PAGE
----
Welcome to the 2015-16 School Year! I look forward to a great year and welcome your ideas, concerns, feedback, and good cheer anytime! Please feel free to call me at my direct number: 843-3473. I will also be sending out a quarterly newsletter at the end of each quarter. My wish is to be able to blog more frequently this year…we will see how successful I am! Please never hesitate to schedule a conference if you’d like to talk in person. Mahalo for all you do to support the school in partnership. Above I share a picture of my family from this past spring . I have two sons, one in his final year of law school at Seattle University Law School, and the other is in his final year of playing time at the University of Oregon and is working on a Master’s degree.

Have a blessed and wonderful school year! Pua

Mahalo to those parents who attended our first quarterly coffee with our administrative team. KMS administration provides this time for parents to bring dialogue and feedback in an open forum with the goal of working collaboratively to continually grow and improve our program. Additionally we send through the email a quarterly parent bulletin, and some of us have blogs such as this one where we can share various communication pieces for your information.

It was requested this morning that I re-cap some of the information shared at the coffee time. We hope to see you again at the next coffee scheduled for November 18th from 730-900 a.m. in Kalama Dining Hall. An email reminder will be sent to you ahead of time.

Today’s topics of discussion—these topics are drawn from questions submitted by parents prior to the coffee hour.
Curriculum for the 7th grade
We have three teams of 108 students who learn through integrated units of study in a collaborative team setting. Math, Science, Social Studies, English, and languages are taught on the 7th grade floor. Teachers have approximately 3 hours each day to design those units of study to meet the needs of the students on their teams. Some will teach in “periods,” while others may team with 2-4 teachers at a time. There are standard content elements that all 7th grade students shall know and be able to do before they leave 7th grade. Each team is accountable for that content though they may deliver the content in varying manners. Math instruction is differentiated to meet the ability levels of the students. Teachers groups students in a number of ways based on test data, ability, random selection, or type of activity, and that grouping will change from day to day and sometimes even within the day.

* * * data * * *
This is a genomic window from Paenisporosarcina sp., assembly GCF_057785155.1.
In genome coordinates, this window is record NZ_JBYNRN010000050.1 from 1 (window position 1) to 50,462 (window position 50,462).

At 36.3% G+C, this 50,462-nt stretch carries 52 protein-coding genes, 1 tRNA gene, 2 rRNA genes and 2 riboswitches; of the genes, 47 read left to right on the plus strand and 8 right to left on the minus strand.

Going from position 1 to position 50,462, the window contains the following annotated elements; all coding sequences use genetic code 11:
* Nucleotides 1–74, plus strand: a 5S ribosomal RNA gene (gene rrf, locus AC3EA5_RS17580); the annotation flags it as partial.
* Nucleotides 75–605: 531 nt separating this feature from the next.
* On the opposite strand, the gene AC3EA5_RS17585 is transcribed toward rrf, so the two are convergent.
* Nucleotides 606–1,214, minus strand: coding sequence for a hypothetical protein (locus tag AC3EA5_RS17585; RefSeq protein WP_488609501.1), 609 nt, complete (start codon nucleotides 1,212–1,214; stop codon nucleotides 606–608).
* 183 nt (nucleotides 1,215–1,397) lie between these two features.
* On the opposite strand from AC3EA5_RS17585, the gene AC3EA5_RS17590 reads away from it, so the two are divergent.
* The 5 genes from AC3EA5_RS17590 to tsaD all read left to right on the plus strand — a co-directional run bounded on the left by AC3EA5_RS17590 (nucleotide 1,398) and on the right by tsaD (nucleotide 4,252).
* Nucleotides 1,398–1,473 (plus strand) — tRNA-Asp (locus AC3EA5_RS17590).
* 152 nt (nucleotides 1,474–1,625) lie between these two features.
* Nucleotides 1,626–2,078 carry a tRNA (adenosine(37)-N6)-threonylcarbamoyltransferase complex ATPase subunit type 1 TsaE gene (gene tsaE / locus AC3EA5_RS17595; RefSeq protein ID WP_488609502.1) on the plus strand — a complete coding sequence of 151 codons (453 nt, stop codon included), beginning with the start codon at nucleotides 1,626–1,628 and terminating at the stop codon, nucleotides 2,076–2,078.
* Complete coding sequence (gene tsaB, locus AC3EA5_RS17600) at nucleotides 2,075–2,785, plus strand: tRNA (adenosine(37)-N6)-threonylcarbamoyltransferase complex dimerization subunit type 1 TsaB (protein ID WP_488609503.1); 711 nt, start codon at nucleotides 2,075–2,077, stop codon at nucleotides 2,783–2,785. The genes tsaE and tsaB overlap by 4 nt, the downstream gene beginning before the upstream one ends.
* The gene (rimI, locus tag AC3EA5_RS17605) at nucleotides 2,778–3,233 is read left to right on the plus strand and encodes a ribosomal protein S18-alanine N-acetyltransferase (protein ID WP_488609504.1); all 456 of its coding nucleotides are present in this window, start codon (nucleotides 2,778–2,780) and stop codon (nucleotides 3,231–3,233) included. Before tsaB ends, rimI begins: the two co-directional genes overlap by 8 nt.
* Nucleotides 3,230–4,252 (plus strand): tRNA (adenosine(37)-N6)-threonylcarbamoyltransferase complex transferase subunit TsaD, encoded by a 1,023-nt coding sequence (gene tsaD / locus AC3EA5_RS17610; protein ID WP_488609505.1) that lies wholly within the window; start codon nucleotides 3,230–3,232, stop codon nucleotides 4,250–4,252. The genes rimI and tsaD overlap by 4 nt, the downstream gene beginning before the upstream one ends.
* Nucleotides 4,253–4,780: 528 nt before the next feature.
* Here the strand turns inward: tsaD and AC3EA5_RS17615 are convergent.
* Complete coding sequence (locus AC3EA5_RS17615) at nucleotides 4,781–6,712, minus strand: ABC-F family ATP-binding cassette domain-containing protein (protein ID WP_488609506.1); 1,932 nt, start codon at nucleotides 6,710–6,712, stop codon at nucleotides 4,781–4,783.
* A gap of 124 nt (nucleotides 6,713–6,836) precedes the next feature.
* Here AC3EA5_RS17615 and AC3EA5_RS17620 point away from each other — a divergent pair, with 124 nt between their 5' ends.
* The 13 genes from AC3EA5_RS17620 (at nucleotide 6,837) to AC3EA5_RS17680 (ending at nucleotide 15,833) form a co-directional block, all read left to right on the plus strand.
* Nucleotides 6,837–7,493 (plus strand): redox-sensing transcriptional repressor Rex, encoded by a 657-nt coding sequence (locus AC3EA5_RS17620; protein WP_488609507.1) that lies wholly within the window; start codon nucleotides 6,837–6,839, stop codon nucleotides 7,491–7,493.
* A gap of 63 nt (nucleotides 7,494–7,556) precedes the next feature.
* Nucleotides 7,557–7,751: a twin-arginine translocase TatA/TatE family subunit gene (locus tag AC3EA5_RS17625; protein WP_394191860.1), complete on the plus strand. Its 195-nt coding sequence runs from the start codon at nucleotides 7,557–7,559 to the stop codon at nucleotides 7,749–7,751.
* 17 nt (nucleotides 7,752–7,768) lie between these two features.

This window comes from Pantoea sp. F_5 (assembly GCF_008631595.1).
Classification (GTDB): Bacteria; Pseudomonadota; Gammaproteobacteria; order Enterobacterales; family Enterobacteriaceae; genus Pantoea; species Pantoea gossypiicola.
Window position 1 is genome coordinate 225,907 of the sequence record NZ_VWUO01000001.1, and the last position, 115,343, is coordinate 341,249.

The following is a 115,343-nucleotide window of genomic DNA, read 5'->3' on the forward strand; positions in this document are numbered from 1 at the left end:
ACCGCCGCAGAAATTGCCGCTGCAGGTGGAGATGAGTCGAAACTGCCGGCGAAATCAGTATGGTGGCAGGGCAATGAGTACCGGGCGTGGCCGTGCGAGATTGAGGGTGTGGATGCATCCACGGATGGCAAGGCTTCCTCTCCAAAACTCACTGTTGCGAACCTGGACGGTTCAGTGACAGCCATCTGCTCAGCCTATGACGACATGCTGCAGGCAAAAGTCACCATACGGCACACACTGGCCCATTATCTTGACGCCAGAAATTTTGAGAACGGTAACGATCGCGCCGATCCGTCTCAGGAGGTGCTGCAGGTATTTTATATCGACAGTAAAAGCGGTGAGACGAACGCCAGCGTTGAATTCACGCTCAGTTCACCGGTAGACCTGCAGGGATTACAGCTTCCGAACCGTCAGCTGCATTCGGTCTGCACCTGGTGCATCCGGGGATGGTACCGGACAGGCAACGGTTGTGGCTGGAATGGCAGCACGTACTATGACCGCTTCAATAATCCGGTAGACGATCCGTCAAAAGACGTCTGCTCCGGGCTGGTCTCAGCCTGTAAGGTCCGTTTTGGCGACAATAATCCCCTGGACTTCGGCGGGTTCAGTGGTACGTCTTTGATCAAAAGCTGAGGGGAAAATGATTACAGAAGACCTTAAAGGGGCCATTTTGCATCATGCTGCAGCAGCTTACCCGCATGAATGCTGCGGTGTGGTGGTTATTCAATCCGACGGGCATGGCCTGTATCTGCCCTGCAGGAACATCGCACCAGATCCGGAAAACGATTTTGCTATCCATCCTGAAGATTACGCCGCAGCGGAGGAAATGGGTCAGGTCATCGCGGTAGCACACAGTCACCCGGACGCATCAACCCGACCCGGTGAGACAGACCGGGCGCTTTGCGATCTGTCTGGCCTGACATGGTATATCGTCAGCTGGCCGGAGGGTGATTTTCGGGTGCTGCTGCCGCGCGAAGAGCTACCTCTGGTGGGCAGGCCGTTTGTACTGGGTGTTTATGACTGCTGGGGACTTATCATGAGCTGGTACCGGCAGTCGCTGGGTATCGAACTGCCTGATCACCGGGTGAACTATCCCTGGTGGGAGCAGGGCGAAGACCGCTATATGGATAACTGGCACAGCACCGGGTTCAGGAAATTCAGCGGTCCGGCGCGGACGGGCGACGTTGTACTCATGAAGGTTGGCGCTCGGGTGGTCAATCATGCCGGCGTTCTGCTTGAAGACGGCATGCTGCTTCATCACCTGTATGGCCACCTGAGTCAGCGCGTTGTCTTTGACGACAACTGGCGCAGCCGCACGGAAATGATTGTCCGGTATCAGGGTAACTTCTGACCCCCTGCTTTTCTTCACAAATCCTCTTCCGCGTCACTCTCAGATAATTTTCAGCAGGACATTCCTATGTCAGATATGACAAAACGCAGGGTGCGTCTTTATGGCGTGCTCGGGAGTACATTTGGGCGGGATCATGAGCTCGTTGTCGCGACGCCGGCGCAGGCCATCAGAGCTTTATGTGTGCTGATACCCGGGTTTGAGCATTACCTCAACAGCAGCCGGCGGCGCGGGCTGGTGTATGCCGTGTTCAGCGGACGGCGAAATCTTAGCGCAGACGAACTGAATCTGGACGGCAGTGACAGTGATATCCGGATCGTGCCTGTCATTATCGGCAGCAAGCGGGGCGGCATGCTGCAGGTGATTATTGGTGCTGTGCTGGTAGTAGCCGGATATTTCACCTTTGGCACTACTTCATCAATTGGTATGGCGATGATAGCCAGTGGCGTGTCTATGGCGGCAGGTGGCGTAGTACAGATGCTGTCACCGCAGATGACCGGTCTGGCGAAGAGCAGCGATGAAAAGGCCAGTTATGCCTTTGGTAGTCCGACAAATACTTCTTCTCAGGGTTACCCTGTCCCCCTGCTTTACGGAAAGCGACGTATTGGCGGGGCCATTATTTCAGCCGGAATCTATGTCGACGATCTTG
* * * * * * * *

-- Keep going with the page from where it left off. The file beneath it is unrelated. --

Athletics Use of Whirlpool for Non-KS Team Members
Students who are on KS sports teams are the kuleana of the coaches assigned to coach them, and the athletic department personnel that establishes the expectations for ILH sports for Kamehameha. Club soccer players would not be allowed to use the whirlpool to “recover” from sports as they are not KS teams. The challenge of managing club soccer and cross country is trying and we encourage all parents, teachers, and coaches to seek balance for the kids.

High School Class Schedules and Planning for High School
There will be a high school orientation later this fall provided by our Middle School counselors. Registration opens on March 9th. Parents are welcomed to call for a meeting with their child’s counselor at any time if you would like to have a conversation sooner.

Summer school can provide additional support for your child to progress to the level of math and language you intend to complete before graduating.

KSBE and KMS Stance on Various Issues Facing Hawaiians Today
KSBE and KMS do not have a formal stance on current issues. We do not advocate one position over another. We expect that our teachers will present all lenses through which to view current issues and that students and their families are also involved in helping our haumana to develop their unique way of seeing the issues that face us today. We expect that students will be encouraged to express their understandings through many different modalities.

Silent Lunches
We have had one silent lunch since the start of this year. It is “silent” in the sense that students use quiet talking voices. This was earned by 7th grade students’ extra friendly noise level and too many instances of throwing the table wiping rags. There was no punishment aside from the “quiet” lunch.

Bus Shortage
An additional bus has been added out to West O’ahu. We have finite number of busses and offer this service to our parents as an option for transportation to school. Bus meetings are mandatory and some of our families may have missed those meetings so were not allowed to become a bus rider.

Open Classroom (we didn’t get to this one at the coffee)
The question is why aren’t KES and KHS doing this. They are working toward more innovative models and may soon have an opportunity to consider different learning space designs. The benefit of the open classroom includes but is not limited to increased collaboration by students and teachers. We would love to spend more time in our next coffee to talk about this and encourage someone to bring it up again.

Mahalo for the time you spent with us this morning. Here’s to a wonderful year of learning together!

Mana’o from this morning’s wehena

October 27th, 2014 by pukaai